2. Were you surprised to discover the scope of these crimes?

We didn’t really discover the extent of U.S. war crimes in Vietnam. While the war-crime archive is the largest compilation of government records on U.S. atrocities in Vietnam to surface so far, it’s not close to a full accounting. Evidence indicates the archive represents a small window into a much bigger problem. An anonymous letter-writer tried to convey the bigger picture to Gen. William Westmoreland, then Army chief of staff, in 1970. He described the routine killing of civilians in the Mekong Delta to meet command pressure for enemy body count. He estimated more than a hundred people perished a month. An internal analysis concluded the letter was credible; and, in 1972, a Newsweek article by Kevin Buckley drew similar conclusions based on hospital records and interviews with military sources and residents. Yet the allegations were not investigated, so they weren’t counted in the task force’s official tally of war-crime cases.

3. What were some of the more shocking cases you found?

Army investigators documented routine torture of detainees by a military intelligence detachment over a 19-month period from 1968–69. Interrogators used “water rag,” a near-drowning technique similar to water boarding. They beat and kicked detainees, and shocked them with electric wires from field phones. The Army identified 20 U.S. suspects. We exchanged emails with one of them. He was more than willing to discuss his technique: “Water poured over a cloth gave a sensation of drowning that generally scared the PW into talking.” By the way, many of the “PWs” turned out to be innocent civilians swept up by battalions competing to capture the most VC suspects. At least eight interrogators confessed to investigators. Yet no one was prosecuted and the findings were kept secret.

A 3-and-a-half-year investigation confirmed the massacre of 19 civilians in February 1968–a month before the My Lai massacre. Children, infants, women and an elderly man were rounded up and executed after the platoon leader received radio instructions to “kill anything that moves,” according to sworn statements of numerous men on the scene that day. As in the torture case, investigators identified suspects, but the Army didn’t prosecute anyone nor publicly disclose the findings. In both of those cases, Army investigators threatened the soldiers who reported the incidents, but they persevered. We’ll never know how many others faced the same sort of intimidation and gave up.

4. You went back and talked to some of the soldiers directly involved in these cases? What sort of reactions did you get?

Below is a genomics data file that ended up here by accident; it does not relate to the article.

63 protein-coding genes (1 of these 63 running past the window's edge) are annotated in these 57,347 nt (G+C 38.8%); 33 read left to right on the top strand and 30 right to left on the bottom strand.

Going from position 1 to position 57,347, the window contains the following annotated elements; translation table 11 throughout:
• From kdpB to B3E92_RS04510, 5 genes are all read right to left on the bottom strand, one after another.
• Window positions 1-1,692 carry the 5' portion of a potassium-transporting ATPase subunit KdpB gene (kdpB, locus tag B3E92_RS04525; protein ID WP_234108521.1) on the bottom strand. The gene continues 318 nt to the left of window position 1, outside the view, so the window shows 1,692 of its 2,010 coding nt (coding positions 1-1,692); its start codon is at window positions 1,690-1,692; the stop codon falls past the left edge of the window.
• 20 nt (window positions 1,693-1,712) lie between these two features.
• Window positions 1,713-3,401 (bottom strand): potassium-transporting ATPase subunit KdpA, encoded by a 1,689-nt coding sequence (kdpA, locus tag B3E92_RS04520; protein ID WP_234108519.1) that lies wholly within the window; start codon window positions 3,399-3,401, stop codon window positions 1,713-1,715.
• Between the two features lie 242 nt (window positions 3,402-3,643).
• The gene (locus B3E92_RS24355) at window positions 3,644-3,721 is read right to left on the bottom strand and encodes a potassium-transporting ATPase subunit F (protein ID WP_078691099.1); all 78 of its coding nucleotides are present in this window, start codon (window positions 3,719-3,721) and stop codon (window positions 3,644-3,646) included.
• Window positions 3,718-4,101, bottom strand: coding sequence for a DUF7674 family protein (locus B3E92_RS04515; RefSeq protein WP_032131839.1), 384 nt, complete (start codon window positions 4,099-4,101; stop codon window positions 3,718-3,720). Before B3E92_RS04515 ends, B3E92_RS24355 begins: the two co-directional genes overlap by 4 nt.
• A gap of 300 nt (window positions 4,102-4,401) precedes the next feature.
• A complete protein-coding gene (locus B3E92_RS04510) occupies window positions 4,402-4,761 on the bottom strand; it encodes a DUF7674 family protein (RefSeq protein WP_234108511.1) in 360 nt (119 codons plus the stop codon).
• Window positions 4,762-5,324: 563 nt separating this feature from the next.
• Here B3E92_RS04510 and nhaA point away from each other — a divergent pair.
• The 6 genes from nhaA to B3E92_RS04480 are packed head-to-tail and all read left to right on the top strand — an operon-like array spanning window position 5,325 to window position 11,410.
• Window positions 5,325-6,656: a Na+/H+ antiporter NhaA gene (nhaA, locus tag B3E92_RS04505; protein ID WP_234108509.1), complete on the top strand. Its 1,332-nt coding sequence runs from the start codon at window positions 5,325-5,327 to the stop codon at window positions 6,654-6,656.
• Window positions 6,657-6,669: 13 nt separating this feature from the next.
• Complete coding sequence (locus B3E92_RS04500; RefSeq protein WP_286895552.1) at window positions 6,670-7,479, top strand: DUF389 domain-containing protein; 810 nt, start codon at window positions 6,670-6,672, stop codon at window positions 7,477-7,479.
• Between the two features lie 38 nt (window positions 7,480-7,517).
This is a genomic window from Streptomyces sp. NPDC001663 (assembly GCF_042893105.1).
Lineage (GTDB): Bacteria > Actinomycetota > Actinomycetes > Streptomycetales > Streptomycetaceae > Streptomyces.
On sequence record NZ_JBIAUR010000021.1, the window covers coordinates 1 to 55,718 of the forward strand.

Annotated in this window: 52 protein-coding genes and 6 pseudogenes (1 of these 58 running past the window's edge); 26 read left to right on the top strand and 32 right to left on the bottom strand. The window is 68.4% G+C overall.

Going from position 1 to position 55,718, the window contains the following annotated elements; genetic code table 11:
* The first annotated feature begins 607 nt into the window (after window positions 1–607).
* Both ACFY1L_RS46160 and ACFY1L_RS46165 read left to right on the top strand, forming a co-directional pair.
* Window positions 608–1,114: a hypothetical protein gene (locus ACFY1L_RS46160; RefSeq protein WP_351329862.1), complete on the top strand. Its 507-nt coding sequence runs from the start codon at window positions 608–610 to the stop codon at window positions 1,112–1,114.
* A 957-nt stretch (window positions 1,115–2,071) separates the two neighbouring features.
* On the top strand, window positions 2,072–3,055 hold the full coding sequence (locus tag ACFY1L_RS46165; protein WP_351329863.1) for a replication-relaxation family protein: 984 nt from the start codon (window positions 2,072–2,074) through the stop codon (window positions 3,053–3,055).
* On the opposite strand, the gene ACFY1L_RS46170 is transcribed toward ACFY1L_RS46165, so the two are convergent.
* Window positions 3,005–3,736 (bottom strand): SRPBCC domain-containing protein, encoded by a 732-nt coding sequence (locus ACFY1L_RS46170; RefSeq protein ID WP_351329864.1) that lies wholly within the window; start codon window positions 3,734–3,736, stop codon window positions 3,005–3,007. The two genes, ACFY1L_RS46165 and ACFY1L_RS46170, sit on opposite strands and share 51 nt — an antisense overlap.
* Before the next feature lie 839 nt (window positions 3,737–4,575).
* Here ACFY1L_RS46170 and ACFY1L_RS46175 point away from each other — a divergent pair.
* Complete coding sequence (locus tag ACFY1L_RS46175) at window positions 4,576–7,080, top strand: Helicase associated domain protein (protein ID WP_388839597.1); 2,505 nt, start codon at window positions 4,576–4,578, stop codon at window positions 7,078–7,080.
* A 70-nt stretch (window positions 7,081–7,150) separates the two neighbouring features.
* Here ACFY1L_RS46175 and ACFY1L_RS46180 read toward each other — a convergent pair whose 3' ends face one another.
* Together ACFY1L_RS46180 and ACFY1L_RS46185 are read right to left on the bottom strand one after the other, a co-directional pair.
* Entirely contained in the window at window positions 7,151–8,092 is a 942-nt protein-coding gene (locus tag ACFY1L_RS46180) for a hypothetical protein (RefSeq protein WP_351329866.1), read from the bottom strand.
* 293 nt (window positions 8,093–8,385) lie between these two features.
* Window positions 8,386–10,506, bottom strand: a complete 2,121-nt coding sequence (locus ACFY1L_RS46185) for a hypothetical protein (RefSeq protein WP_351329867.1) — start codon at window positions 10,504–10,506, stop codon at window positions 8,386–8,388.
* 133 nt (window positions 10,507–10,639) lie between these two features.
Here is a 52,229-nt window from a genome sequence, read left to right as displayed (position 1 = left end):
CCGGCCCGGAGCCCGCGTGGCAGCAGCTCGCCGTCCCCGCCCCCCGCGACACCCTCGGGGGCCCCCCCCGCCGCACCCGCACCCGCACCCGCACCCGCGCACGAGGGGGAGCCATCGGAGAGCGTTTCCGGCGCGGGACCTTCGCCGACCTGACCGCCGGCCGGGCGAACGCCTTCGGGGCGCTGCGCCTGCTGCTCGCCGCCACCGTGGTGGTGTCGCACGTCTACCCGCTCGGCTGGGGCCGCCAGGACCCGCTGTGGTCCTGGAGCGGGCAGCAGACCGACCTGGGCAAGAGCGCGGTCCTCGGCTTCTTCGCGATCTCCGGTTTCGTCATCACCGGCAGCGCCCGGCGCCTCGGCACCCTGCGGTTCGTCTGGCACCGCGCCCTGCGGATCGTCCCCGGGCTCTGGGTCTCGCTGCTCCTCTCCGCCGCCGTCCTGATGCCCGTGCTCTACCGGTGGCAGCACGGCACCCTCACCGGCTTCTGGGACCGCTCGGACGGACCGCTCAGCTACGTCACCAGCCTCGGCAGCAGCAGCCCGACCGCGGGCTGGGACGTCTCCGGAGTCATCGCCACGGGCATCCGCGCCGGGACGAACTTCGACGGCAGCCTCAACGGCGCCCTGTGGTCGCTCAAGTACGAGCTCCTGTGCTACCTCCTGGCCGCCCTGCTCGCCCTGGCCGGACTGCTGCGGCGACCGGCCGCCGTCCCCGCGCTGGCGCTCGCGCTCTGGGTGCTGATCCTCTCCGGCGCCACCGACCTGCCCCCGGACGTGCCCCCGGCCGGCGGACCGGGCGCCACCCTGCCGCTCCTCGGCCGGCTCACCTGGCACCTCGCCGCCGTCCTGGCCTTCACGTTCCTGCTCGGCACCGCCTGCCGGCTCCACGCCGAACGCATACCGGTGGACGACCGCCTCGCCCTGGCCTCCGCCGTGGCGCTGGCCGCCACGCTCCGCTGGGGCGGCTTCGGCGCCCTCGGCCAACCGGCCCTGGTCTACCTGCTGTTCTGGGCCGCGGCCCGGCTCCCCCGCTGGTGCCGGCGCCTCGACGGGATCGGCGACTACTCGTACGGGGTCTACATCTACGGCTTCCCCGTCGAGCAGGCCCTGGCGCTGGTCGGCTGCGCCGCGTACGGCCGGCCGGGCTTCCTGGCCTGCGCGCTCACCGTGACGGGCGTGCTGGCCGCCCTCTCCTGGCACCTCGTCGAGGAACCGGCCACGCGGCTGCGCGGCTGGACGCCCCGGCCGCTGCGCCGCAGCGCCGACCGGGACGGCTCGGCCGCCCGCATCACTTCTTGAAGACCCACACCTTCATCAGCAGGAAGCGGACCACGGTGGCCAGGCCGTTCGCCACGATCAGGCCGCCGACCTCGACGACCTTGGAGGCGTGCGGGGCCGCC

Some of the men seemed to have been expecting our call for a long time. It was almost a relief for them to be able to talk to someone who already knew their secret. Most were willing to talk–a couple with their wives’ encouragement. But not everyone was glad to hear from us. When I approached the former battalion commander about the 1968 massacre, he suggested that I “get a respectable job.” The captain in that case refused to talk about the massacre for 2½ years. I tried everything–doorstep, phone, email, express shipping. He finally sent an email to me last year in which he acknowledged the atrocity and admitted issuing an order shortly before it. He said he couldn’t remember the words he used but did not intend them as an order to shoot civilians.

I had a particularly hard time getting through to a former Army Staff officer, whose name appeared on periodic status reports sent up the chain of command. He wouldn’t pick up the phone, so I flew cross-country to knock on his door–only to find that he lived in a gated community guarded by a fence, a razor-sharp hedgerow and a small moat. Upon clearing those last obstacles, I finally got my interview, in which he echoed what I had heard from others: As far as he knew, the top brass were keeping tabs on war-crime allegations to cover their rears.

5. You’re writing about crimes that took place decades and decades ago. Why?

First of all, I believe you should write about the truth whenever it reveals itself. This is a chance to set the record straight on an issue that has divided the country for 30 years. These are the Army’s own records that show atrocities were systemic and not confined to isolated incidents by a few rogue units, as the military asserted then and since. Secondly, the records provide an extraordinary opportunity to analyze the conditions and policies that lead to atrocities, particularly in other counter-insurgency operations, such as the ongoing conflicts in Iraq and Afghanistan. The use of body counts, for example, was a bad idea from both a moral and pragmatic perspective. It was lethal for civilians and ineffective as a measure of success in a counterinsurgency operation. Yet it resurfaced during the Iraq war. Free-fire zones and excessive use of firepower in Vietnam led to significant civilian casualties that turned communities against U.S. forces. The same thing is happening in Afghanistan, where we’ve see repeated incidents in which the victims of air strikes and ground attacks by U.S. forces turned out to be civilians instead of insurgents. Certainly the Army’s failure to address torture by U.S. troops has resonance today.